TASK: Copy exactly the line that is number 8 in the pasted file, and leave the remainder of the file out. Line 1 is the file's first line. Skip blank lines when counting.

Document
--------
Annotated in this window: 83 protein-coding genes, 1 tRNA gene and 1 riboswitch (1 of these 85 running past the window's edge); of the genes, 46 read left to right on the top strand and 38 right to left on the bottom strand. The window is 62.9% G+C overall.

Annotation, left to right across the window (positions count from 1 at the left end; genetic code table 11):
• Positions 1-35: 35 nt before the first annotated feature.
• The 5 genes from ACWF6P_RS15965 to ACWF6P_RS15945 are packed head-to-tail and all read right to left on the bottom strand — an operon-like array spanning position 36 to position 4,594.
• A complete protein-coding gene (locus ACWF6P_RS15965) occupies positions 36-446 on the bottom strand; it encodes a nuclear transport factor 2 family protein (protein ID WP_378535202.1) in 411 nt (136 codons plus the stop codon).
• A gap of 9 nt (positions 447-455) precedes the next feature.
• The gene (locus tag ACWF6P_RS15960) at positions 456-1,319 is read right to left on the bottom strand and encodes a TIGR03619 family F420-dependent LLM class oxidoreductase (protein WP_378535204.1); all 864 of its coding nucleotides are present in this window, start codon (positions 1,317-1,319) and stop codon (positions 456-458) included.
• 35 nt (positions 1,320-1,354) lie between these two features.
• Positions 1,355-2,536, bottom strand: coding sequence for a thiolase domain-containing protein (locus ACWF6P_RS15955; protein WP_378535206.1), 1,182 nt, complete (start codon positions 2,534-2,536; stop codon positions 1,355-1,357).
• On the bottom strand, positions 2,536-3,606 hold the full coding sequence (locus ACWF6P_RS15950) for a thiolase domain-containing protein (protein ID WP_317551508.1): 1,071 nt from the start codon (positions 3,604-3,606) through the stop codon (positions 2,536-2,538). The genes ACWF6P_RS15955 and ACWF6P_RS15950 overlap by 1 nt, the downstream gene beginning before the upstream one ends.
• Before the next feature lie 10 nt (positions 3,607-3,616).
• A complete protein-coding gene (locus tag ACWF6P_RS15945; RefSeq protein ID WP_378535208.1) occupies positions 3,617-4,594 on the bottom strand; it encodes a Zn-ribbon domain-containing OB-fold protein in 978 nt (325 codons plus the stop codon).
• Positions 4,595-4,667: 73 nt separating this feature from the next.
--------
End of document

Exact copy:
• 35 nt (positions 1,320-1,354) lie between these two features.